Little-hyped films that could steal the Sundance spotlight

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Afghan Star
Director: Havana Marking
(World documentary competition)

The success of Danny Boyle's game show-based "Slumdog Millionaire" could rub off on first-time filmmaker Marking's documentary about contestants who risk their lives to appear on Afghanistan's version of "American Idol."

Big River Man
Director: John Maringouin
(World documentary competition)

Wading into Werner Herzog territory -- obsessive hero, exotic locale -- the director of 2006's "Running Stumbled" trains his camera on endurance swimmer Martin Strel. A 53-year-old Guinness World Record holder from Slovenia, Strel plunged into the Amazon river in Peru, and 66 days and 3,273 miles later hauled himself up onto its banks in Belem, Brazil.

Black Dynamite
Director: Scott Sanders
(Midnight screening)

Sanders' debut, "Thick as Thieves," premiered at Sundance 11 years ago, and he returns with a blaxploitation spoof he co-wrote with Michael Jai White and Byron Minns. The film promises to counter the festival's usual serious fare with "the smoothest, baddest mother to ever hit the big screen!"

Cold Souls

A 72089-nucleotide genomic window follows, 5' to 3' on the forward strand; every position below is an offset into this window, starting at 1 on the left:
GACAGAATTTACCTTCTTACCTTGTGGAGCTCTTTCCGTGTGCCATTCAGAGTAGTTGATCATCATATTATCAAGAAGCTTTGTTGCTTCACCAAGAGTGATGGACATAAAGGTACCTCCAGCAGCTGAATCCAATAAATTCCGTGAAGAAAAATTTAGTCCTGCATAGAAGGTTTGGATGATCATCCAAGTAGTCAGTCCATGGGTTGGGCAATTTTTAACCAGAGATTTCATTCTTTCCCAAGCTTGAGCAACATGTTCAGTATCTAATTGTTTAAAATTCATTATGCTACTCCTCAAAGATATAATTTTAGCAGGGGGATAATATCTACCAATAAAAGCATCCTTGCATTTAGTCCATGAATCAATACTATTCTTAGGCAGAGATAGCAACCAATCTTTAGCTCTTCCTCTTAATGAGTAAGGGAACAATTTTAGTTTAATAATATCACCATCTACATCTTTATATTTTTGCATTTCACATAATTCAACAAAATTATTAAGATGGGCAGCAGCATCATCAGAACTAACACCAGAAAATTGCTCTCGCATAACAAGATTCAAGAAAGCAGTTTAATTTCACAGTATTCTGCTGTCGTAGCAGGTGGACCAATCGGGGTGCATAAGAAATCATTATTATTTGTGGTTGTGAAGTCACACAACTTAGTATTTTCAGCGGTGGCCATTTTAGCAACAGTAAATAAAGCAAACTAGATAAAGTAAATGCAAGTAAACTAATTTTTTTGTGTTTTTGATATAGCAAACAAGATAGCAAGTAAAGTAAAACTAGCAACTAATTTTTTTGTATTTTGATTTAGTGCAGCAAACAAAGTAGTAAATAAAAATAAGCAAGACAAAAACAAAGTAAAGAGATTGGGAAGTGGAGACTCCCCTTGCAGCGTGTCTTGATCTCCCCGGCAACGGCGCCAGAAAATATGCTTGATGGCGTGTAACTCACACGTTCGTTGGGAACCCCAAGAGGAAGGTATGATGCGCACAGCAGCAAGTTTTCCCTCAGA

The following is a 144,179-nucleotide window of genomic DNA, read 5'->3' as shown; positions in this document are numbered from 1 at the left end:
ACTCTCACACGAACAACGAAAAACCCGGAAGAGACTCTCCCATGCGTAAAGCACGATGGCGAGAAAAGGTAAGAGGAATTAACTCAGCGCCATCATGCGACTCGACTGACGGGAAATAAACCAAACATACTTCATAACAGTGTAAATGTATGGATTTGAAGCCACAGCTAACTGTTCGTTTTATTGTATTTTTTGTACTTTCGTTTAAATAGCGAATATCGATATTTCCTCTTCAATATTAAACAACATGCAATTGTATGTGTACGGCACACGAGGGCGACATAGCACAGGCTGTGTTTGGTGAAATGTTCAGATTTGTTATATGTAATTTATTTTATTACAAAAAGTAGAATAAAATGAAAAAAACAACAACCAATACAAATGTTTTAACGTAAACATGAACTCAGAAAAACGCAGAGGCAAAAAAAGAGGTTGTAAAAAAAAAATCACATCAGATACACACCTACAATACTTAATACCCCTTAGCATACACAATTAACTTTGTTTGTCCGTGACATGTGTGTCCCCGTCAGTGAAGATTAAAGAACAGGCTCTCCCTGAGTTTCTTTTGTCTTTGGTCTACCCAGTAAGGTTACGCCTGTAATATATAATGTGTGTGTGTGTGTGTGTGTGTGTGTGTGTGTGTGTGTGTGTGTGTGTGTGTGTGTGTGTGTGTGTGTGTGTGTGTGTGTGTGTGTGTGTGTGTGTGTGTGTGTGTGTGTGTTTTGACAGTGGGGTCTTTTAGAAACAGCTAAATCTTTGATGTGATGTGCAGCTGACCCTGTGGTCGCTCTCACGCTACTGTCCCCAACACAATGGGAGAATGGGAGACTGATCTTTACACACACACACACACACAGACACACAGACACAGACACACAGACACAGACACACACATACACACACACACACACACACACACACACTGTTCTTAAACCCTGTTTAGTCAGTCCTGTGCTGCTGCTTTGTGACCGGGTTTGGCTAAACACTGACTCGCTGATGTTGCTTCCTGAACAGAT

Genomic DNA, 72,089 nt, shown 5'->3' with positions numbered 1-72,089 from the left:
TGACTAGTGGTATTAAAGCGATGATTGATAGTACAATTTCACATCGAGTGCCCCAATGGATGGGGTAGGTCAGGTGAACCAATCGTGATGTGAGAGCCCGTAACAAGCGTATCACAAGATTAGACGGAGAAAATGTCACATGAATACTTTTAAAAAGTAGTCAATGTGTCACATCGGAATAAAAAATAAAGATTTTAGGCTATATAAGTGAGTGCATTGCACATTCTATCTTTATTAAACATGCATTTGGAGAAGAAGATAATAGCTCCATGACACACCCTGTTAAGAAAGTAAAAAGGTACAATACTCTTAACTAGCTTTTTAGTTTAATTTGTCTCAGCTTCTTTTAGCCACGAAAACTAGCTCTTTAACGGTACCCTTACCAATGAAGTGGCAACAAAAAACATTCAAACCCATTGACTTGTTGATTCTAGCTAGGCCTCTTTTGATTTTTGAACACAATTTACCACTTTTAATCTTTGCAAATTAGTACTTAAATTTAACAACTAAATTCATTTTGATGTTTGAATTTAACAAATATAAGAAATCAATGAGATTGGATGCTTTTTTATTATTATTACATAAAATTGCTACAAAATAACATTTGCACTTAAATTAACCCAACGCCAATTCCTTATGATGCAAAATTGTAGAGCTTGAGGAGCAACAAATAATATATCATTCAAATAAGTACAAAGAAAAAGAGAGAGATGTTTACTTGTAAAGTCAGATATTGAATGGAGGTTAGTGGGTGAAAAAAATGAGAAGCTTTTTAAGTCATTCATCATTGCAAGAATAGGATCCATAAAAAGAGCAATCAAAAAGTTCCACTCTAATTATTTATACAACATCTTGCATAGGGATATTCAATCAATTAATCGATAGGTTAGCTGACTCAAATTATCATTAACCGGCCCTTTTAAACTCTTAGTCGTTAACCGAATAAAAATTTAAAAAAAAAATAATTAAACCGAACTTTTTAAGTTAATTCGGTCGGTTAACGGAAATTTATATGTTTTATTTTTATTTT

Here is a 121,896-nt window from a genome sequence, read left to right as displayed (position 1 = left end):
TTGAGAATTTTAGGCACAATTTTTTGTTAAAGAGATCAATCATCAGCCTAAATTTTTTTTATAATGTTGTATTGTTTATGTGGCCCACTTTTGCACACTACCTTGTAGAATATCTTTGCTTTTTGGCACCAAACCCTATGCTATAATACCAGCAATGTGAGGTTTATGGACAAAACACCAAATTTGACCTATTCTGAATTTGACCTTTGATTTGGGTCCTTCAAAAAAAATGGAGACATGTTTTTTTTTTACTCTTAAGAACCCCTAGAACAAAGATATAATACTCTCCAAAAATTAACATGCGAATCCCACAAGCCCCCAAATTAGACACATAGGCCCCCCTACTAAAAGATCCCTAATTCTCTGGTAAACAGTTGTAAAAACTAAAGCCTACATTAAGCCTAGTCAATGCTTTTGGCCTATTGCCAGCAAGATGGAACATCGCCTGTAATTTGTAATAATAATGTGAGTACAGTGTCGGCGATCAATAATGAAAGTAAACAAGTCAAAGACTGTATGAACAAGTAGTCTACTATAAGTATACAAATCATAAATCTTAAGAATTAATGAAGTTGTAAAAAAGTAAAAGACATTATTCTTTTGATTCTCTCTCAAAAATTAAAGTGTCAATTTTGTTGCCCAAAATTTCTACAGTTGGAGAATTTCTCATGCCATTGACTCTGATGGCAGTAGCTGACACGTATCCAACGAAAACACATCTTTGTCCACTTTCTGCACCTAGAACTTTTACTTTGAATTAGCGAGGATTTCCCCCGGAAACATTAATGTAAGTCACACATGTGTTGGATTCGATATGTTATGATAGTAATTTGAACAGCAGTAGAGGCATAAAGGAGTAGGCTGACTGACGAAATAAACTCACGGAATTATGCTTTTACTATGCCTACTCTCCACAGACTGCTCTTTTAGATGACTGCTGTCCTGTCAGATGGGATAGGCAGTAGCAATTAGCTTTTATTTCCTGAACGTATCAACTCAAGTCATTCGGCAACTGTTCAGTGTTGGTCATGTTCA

Director: Sophie Barthes
(U.S. dramatic competition)

Barthes' Charlie Kaufman-esque comedy stars Sundance stalwart Paul Giamatti as a self-serious actor who takes advantage of new technology to place his anguished soul in storage. He then discovers an entire black market industry devoted to soul swapping.

Five Minutes of Heaven
Director: Oliver Hirshbiegel
(World dramatic competition)

Hailed for capturing Hitler's last days in "Downfall," German director Hirshbiegel stumbled with his first foray into Hollywood, 2007's sci-fi remake "The Invasion." "Heaven" offers the chance to redeem himself. Partly based on the true story of 19-year-old Catholic Jim Griffin, killed in Northern Ireland in 1975 by a 17-year-old member of the Ulster Volunteer Forces, the film flashes forward to present day with characters played by Liam Neeson and James Nesbitt.
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